Undefeated, the founders of Digital Music revived some work they had done on sending data over some otherwise-unused bandwidth on the Digital Music transponder. They came up with the idea of downloading video games to Atari 2600 game machines. The result was a new company called Control Video and a 1200 bits-per-second download/50 pits-per-second upload modem that sold for $70 at a time when computer modems of that speed cost $695. The Control Video modem (grandly called the Gameline Master Module) worked only in the cartridge slot of the Atari 2600VCS, and allowed users to download games for a dollar apiece — games that could be played over and over as long as the game console wasn't turned off. It was a great idea, but required a massive amount of work to build a back-end system and then standardize the games to run in RAM, instead of ROM. "Some of the games periodically erased themselves, which made no difference when running from ROM, but didn't work in RAM. The publishers generally didn't have source code, so we had to reverse-engineer game after game to make them work."

Control Video's GameLink was introduced with great fanfare at the Consumer Electronics Show, where the company used a hot air balloon as a billboard. Unfortunately, that was the quarter when Atari announced a $1 billion loss and declared the video game business to be dead, taking Control Video with it. Control Video trashed 40,000 modems in a dumpster behind its Vienna, Virginia headquarters. Having spent $12 million, it had only $40,000 in revenue, $15,000 of which came from selling that hot air balloon.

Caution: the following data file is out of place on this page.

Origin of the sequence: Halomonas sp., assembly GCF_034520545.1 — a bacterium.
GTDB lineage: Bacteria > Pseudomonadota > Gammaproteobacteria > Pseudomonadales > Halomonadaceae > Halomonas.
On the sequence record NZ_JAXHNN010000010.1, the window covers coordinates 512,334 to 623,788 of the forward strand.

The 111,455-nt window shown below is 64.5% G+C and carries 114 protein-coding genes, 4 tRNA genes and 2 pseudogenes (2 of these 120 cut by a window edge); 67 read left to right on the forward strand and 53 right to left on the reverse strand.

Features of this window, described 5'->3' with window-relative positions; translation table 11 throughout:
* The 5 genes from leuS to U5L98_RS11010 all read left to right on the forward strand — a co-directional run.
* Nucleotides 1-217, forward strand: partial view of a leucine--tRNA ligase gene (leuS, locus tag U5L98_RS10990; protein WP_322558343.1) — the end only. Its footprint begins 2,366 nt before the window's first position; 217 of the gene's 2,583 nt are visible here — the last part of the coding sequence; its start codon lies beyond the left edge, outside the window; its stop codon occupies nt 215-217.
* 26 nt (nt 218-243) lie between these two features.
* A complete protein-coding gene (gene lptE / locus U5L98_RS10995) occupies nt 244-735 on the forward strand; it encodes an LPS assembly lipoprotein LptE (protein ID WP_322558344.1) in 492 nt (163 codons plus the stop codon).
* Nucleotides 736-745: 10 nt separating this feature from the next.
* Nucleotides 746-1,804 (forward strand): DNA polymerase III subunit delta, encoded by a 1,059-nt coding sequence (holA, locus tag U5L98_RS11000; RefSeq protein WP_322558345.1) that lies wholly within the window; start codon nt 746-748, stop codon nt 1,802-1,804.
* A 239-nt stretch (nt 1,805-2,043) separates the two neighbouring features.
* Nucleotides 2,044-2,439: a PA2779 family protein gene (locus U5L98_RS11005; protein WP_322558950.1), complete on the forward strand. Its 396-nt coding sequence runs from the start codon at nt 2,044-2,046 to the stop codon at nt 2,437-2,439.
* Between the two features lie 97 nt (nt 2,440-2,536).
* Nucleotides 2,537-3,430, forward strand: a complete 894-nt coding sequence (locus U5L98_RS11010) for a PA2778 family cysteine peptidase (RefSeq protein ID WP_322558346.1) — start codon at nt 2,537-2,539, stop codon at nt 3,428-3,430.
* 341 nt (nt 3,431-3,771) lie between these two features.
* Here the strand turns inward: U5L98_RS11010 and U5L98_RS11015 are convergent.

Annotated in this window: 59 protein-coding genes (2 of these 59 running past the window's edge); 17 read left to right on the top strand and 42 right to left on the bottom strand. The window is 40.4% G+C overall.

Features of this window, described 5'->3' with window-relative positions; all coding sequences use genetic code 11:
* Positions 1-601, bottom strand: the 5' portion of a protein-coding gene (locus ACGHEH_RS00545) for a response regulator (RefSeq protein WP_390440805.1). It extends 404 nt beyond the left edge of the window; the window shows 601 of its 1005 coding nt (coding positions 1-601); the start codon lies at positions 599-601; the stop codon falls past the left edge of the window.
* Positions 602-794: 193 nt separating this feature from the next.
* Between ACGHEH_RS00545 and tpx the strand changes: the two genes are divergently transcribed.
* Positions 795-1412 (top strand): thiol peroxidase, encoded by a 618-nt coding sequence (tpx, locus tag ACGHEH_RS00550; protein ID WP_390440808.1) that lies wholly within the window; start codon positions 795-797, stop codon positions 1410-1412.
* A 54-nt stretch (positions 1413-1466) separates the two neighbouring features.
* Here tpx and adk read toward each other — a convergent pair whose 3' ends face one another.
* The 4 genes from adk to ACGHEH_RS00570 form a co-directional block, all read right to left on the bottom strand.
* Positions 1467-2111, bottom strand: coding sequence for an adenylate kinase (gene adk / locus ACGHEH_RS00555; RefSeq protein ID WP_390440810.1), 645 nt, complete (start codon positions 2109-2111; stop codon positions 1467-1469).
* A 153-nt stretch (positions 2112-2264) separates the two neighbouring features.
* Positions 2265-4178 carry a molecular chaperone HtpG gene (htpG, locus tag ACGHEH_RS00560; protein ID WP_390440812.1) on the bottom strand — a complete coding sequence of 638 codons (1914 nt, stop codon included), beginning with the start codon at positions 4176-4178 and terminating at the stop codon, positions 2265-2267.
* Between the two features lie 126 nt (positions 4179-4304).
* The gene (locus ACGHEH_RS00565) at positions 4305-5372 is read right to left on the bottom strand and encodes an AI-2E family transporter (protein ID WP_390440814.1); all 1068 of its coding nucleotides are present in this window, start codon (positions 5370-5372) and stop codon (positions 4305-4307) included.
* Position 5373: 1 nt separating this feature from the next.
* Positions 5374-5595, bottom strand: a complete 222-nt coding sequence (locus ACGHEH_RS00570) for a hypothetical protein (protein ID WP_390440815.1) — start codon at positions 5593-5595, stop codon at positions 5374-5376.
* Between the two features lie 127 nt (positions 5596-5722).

Out of Control Video sprang Quantum Computer Services, which became AOL. The story goes on and on — through the Q-Link online service for Commodore 64 users, to AppleLink for Apple II's and Macs, to AOL — but what's fascinating about it is how significantly it varies from the more official accounts. In the official histories, Jim Von Meister and Digital Music are forgotten. Steve Case is presented as the guy who was brought in to save Control Video while Seriff says he got his job solely because he was the brother of the company's lead VC. "When your venture capitalist tells you to give his brother a job, you give his brother a job even if his only experience is testing toppings for Pizza Hut."

Who is correct? My money is on Seriff, who at that moment in 1996, had proved everything he wanted to prove, had made all the money he'd ever need, and was speaking to an audience of AOL employees who ought to have known if he was spouting nonsense. For the record, Seriff also credits Steve Case for much of AOL's later success. And he makes continual references to a 1996 BusinessWeek cover story on AOL that he (and the audience by their reaction) found to be seriously flawed. But what story will later historians buy? The BusinessWeek version, of course.

The sad thing is that mine is one of only 12 copies of the tape to exist. It documents a fabulous success that rose out of $32 million worth of failure. It shows a company of techies who enjoyed what they were doing even if the grand plan seemed to be in continual transition. And that's how it always is in these companies. Hardly anyone — especially the founders — ever knows where they are really headed.

There must be tapes like this from other companies. I want them. If you have one, please make me a copy. I'll create a shrine for them online so the world can see how things really were, and how they weren't.